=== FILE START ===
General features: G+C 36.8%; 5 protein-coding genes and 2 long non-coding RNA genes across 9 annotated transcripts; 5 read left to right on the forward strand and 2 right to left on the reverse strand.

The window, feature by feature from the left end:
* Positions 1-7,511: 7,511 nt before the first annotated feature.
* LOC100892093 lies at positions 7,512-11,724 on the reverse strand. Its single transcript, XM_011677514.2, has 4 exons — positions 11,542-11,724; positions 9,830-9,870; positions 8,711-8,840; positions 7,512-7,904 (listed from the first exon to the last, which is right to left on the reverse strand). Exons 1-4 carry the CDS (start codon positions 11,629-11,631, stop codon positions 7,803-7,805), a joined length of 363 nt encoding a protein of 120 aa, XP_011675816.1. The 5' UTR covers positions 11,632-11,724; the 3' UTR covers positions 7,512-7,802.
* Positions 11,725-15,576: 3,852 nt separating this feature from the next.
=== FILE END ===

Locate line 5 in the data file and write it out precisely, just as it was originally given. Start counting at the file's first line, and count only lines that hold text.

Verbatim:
* Positions 11,725-15,576: 3,852 nt separating this feature from the next.